An IPO is not an opportunistic investment strategy. Companies will typically plan an IPO two years out, and the ongoing value story as a public company, including potential acquisitions, is part of the preparation process. While companies evaluate their options, the global IPO pipeline continues to build, even as the number and value of IPO transactions steadies. In addition to potentially lengthening the transaction process, the wider choice of options means that some IPO candidates will ultimately not find their way onto the public markets.
Pursuit of innovation will increase competition for technology companies
The depletion of the pool of VC- and PE-backed businesses looking for a public exit is a particular factor in the technology sector. At the same time, many large corporations are struggling to innovate; they have already examined their innovation portfolios and initiated efficiency programs to drive growth. Acquiring pre-IPO technology companies is one solution to this challenge, even for traditional non-tech businesses. The combined impact of these drivers is greater competition for technology assets. According to the CCB, corporates expect 73% of M&A to be driven by innovative investment.
“Unicorns” will continue to multiply
A further reflection of the high levels of interest in innovation is the continuing growth of “unicorns” — private (often technology) companies worth more than US$1b, of which there are estimated to be more than 110 companies globally according to CB Insights. As of 21 June, CB Insights is tracking 72 companies from the Americas, 21 from Asia-Pacific and 20 from EMEIA. These companies are attracting capital inflows of a size usually associated with the IPOs of later-stage companies from traditional venture capital firms and those who usually invest in public markets, such as hedge funds, mutual funds and banks. This trend is both draining funds that could have been used to support public offerings and also lessening the need for companies to list in order to attract the scale of funding they require.
Valuation gaps will stay closed, signaling a new era for IPOs
The increase in investments into pre-IPO companies has helped narrow the gap between private and public market valuations. Convergence means that it may become harder to get an IPO “pop”, as pricing is already more closely aligned. We believe this change may shift the balance in favor of a new kind of IPO, in which companies are bigger, more stable, and with more established business models that deliver the sequential quarterly growth that public market investors expect and reward.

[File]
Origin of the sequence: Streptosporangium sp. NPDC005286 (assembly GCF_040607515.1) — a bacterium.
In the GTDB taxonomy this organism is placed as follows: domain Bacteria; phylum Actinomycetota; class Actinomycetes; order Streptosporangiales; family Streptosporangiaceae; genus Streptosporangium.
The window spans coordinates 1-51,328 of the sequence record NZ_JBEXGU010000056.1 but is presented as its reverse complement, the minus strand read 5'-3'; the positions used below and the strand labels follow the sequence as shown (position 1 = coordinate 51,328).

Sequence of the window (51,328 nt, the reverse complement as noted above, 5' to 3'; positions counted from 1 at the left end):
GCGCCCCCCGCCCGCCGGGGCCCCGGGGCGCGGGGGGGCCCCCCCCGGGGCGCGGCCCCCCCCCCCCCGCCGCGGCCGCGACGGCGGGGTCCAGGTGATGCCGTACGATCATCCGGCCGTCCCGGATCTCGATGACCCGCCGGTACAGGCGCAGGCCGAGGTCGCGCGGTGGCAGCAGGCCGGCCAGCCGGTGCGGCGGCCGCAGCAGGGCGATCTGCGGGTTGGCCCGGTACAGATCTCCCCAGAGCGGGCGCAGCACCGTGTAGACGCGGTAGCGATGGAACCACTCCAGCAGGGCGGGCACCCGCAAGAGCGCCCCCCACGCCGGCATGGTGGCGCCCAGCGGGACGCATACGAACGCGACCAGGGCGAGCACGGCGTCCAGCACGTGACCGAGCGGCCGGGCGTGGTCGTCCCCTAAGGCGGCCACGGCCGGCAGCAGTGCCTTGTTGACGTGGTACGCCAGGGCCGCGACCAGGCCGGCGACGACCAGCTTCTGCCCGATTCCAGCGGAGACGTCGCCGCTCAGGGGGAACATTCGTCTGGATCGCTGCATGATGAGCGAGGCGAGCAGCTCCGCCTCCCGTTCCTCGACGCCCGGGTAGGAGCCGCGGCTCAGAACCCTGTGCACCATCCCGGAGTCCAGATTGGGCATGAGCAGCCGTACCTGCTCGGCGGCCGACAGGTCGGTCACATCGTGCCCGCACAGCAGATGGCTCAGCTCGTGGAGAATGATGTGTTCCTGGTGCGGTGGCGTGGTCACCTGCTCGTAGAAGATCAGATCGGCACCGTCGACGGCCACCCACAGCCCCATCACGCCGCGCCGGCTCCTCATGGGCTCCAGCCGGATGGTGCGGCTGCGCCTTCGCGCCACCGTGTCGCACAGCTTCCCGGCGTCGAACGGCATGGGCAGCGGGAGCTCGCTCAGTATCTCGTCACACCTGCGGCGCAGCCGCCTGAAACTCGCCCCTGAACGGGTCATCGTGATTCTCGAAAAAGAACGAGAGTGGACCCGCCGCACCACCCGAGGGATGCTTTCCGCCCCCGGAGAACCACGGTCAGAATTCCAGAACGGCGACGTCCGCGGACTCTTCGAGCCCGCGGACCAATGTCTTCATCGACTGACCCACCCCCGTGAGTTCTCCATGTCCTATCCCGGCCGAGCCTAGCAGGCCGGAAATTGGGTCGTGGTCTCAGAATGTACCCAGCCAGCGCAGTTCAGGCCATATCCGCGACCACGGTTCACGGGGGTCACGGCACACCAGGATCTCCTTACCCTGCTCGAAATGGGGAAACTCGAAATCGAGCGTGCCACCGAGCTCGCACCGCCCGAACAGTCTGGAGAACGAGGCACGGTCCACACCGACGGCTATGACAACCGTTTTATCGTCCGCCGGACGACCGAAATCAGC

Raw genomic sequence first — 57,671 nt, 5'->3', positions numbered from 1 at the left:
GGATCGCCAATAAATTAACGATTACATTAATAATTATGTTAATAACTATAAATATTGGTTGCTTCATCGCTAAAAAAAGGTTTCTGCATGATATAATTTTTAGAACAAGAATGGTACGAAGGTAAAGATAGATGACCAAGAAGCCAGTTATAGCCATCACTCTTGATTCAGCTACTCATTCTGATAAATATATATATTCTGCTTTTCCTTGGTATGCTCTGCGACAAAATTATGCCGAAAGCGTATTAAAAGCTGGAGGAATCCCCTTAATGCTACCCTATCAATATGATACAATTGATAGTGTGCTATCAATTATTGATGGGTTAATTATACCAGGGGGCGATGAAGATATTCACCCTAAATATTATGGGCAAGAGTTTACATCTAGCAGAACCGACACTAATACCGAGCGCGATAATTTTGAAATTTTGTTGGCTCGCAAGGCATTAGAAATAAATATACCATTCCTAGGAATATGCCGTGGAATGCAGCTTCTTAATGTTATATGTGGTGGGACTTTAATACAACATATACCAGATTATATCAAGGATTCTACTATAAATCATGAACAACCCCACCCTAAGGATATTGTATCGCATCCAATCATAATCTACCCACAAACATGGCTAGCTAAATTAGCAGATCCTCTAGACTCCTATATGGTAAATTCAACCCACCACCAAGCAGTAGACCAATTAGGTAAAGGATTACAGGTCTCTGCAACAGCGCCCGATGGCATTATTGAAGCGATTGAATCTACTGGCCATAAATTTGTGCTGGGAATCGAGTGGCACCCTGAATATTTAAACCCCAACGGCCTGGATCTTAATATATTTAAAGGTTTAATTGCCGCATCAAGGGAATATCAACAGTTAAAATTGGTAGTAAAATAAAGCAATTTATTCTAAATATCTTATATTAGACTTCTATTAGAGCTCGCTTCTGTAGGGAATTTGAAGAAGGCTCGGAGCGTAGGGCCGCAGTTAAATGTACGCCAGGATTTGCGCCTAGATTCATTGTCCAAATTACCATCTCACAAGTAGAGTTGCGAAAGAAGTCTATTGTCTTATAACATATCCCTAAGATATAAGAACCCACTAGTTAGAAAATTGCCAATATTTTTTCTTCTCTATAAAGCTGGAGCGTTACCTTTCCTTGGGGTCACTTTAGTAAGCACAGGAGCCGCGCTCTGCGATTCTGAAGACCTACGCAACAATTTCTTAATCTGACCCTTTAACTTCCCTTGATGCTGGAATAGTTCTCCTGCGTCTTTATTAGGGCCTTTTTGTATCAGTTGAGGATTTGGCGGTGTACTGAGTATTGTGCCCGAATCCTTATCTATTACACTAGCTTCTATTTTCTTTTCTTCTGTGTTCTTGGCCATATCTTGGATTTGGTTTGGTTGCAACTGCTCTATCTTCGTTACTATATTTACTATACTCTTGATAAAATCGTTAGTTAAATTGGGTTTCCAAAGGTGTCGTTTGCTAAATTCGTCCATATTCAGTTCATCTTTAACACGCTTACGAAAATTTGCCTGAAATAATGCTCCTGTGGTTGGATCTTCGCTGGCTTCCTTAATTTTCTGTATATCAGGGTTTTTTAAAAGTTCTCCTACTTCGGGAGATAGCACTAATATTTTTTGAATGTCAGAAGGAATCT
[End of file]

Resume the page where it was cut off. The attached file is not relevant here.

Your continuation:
Such a development would be positive for companies and investors. Companies are not as pressed for cash, so they can focus on the other reasons for a public listing: greater transparency, stronger reputation and brand profile, and the potential to access new markets via cross-border listings. Regulatory change will fuel heightened Chinese activity In contrast to the broader global picture, IPO activity in Greater China boomed in 1H15, and this trend is set to continue as there are around 550 companies in the CSRC pipeline wanting to list on Greater China exchanges.
Regulatory and structural reforms are continuing, allowing for a more rapid pace of approvals. In addition, the launch of the Shenzhen-Hong Kong Stock Connect, and proposals to revise the Securities Law to allow unprofitable companies to sell shares, should sustain heightened domestic market activity for the foreseeable future. In addition, China is reportedly working on draft changes to the Securities Law regulating listings by foreign companies — a step that would help open up China’s market to foreign capital.
IPOs will remain buoyant as confidence grows
Overall, global IPO activity should remain buoyant in 2H15, with a continuing healthy diversification of listing activity across different sectors and geographies. Strong investor confidence in equity markets and robust pipelines across major markets are providing a positive environment for IPO activity globally, and the increasing flow of IPOs from Greater China and the US looks set to underpin a very healthy listing landscape.
Global Vice Chair
Strategic Growth Markets, EY